Now, reunions are big news, but you still have to create a cohesive, interesting lineup. After the 2001 addition, it was yet again another difficult task to get the fest properly put together, but as they mentioned in the recent “Coachella: 20 Years in the Desert,” the more they did it the better they became at it. Although the lineup included Oasis, Foo Fighters and the Chemical Brothers( for their third straight Coachella appearance), none of those could contend with the excitement of welcoming Bjork and her icelandic magic to the Polo Fields. Also it's worth pointing out that while other festivals still aren’t, or are just now hosting female headliners, Coachella did it all the way back in the early aughts. Watching the clips and reading about it, you can easily find evidence of her commanding set. It’s noted that she wasn’t expecting the crowd response she did, but in delivering an early legendary Coachella set, she solidified her unique position as an Avant Garde alternative master, as well as upping the ante.
The year is 2004, and it's going to be my first Coachella. After months of planning, and deciding to go alone, a personal issue came up in my life, thus making me miss something that became a real moment in the festival's history. With the likes of Pixies reuniting, not to mention sets from Radiohead, The Cure, and Kraftwerk, it turned out to not only be the first sell out, but the 2004 lineup cemented their place in the world of festivals. Talking to Frank Mojica regarding the 2004 year, he says “I attended my first Coachella solely to see Radiohead, but it was seeing the Pixies reunite as the sun went down in that open desert sky that made me want to return the following year, which obviously turned into many more years.” It's easy to forget now, but that was also the year the Flaming Lips premiered Wayne Coyne’s trademark bubble. Seeing it the first time on tv days after the fest, it became clear to me, that not only did I miss one of the most amazing lineups I’d ever seen in print, but also that I had to get there to experience what all the fuss was about. 2004 ultimately became the year Coachella threw on their giant big boy pants and made a concrete name for themselves.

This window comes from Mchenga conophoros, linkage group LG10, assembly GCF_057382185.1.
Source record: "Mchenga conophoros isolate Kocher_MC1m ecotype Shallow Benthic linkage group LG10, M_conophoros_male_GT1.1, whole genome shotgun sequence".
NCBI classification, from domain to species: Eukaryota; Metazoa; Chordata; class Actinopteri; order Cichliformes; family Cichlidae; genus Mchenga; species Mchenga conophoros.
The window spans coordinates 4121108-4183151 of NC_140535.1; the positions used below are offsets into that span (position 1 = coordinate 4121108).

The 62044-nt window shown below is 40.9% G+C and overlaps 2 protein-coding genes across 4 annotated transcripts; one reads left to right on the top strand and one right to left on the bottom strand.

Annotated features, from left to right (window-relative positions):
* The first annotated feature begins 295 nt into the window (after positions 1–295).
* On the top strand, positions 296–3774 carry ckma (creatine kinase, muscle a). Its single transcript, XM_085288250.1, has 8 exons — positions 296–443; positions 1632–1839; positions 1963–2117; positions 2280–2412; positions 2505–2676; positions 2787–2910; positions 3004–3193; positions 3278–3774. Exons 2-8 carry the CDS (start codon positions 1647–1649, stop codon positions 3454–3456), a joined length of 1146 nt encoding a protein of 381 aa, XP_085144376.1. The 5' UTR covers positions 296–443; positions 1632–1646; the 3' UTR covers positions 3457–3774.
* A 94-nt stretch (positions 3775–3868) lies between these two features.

The years followed, gradually growing bit by bit, and the lineup year after year deliver the kind of groundbreaking, progressive programming the fest had become known for. 2005 saw Nine Inch Nails reunite for a tour and hit the fest, while reunions from Bauhaus in 2005, Massive Attack in 2006, and the surreal Arcade Fire Coachella debut all bolstered the legitimacy of solid foundations of lineups from year to year. Then, the year 2006 comes, and the festival again tops itself, although it wouldn’t be until the completion of the festivals first day on Saturday where the true impact of a performance could be measured and used to pinpoint a moment in time.
What I’m talking about, in case you hadn’t figured it out yet, was the performance of Daft Punk in the Sahara tent. All day had been spent meandering the grounds, soaking in my first Coachella experience, but after performances from Eagles of Death Metal, Depeche Mode, Sigur Ros, and a surprise Kanye set, the moment had come. I remember the tent being packed, and the anticipation still lingers in my head, even as I'm typing this. It’s important to note that before this performance, electronic performances weren’t full of the visual spectacle associated with the genre now, but with their performance in 06, the game had changed, and the genre would never be the same.
The show is the stuff of legend, with people like me continuing to feel fortunate enough to see this moment transcend anything the fest had done before. Even with performances from Tool, Massive Attack, not to mention a unique dance set from icon Madonna, no one could talk about anything but the two french robots who dominated the weekend and blew everything else away. As Frank says, “Coachella itself had transcended to another level, and we could all feel it. I wasn’t even a fan at the time of Daft Punk, I was just there out of curiosity, but being in this most epic of dance parties definitely did it.